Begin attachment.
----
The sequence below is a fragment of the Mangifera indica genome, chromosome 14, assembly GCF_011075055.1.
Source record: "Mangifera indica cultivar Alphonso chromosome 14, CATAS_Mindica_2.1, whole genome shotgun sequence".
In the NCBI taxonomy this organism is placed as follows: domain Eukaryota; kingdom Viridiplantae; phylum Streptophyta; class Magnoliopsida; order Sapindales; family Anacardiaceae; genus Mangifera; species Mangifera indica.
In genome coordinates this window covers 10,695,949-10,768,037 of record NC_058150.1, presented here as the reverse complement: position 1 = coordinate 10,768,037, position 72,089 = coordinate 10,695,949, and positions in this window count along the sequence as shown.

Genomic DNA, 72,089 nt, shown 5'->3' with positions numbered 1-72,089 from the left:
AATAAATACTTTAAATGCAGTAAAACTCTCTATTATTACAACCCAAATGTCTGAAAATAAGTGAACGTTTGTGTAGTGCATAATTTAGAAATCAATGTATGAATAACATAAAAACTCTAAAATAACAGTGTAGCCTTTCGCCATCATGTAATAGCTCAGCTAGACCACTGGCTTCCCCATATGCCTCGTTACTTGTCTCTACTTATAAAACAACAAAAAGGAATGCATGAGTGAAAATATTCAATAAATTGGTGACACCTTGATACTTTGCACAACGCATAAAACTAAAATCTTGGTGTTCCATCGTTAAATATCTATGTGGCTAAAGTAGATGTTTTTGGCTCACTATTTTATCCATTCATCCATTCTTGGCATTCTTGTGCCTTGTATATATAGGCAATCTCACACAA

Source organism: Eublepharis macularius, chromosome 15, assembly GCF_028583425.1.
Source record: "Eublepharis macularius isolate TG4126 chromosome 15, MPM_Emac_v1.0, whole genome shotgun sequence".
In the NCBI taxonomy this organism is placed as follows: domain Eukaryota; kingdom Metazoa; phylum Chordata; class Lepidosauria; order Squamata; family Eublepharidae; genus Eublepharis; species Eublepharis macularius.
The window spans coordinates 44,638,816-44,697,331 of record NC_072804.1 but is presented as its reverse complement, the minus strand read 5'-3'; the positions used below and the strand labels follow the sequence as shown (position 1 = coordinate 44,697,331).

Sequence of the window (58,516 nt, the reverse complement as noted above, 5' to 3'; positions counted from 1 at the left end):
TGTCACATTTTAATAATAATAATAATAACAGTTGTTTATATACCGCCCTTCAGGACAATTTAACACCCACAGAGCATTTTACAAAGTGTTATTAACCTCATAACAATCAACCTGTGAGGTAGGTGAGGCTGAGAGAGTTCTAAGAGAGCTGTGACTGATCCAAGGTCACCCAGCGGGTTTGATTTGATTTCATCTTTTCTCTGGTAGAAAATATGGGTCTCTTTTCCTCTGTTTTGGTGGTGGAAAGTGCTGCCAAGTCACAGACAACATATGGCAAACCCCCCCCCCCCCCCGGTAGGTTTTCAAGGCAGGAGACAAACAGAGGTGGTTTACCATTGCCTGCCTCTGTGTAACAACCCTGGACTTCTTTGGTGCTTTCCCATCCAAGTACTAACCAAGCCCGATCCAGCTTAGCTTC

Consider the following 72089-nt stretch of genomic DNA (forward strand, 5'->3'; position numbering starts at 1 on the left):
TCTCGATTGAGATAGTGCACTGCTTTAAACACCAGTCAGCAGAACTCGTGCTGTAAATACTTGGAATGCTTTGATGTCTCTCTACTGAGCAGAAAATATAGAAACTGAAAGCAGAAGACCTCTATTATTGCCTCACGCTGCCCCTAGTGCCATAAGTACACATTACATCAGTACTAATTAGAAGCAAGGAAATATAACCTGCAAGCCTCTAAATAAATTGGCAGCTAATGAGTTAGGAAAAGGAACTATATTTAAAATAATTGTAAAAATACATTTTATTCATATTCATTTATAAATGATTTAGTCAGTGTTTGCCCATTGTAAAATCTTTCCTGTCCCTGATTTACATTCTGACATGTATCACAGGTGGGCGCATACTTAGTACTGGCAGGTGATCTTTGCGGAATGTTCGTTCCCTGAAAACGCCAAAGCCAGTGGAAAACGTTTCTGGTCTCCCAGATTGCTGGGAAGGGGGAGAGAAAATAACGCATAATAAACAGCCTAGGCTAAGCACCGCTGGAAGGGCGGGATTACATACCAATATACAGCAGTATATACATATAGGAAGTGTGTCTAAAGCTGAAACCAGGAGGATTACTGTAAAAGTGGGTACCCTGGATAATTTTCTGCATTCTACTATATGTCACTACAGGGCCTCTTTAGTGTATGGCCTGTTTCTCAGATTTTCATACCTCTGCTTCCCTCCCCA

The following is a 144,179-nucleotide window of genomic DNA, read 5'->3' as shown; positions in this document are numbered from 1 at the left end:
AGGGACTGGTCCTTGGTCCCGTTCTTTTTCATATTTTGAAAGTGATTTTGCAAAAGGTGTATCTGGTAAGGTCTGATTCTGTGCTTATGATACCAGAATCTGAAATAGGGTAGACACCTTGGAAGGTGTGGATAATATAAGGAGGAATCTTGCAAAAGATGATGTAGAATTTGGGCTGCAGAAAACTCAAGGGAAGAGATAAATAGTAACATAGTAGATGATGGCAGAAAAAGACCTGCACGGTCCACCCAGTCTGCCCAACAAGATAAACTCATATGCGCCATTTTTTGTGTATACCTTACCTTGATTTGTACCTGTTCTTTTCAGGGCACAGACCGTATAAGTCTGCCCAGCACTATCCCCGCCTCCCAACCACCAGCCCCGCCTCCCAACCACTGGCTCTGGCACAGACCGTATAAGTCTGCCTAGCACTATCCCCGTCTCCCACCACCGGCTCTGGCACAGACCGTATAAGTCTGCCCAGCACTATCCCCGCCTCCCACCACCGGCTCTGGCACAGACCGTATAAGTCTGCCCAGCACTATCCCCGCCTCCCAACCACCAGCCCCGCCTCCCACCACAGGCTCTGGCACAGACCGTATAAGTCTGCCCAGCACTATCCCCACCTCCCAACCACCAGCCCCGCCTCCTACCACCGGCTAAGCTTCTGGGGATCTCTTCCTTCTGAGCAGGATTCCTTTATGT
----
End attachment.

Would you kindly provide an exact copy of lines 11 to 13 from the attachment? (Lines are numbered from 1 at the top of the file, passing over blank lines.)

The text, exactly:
Sequence of the window (58,516 nt, the reverse complement as noted above, 5' to 3'; positions counted from 1 at the left end):
TGTCACATTTTAATAATAATAATAATAACAGTTGTTTATATACCGCCCTTCAGGACAATTTAACACCCACAGAGCATTTTACAAAGTGTTATTAACCTCATAACAATCAACCTGTGAGGTAGGTGAGGCTGAGAGAGTTCTAAGAGAGCTGTGACTGATCCAAGGTCACCCAGCGGGTTTGATTTGATTTCATCTTTTCTCTGGTAGAAAATATGGGTCTCTTTTCCTCTGTTTTGGTGGTGGAAAGTGCTGCCAAGTCACAGACAACATATGGCAAACCCCCCCCCCCCCCCGGTAGGTTTTCAAGGCAGGAGACAAACAGAGGTGGTTTACCATTGCCTGCCTCTGTGTAACAACCCTGGACTTCTTTGGTGCTTTCCCATCCAAGTACTAACCAAGCCCGATCCAGCTTAGCTTC

Consider the following 72089-nt stretch of genomic DNA (forward strand, 5'->3'; position numbering starts at 1 on the left):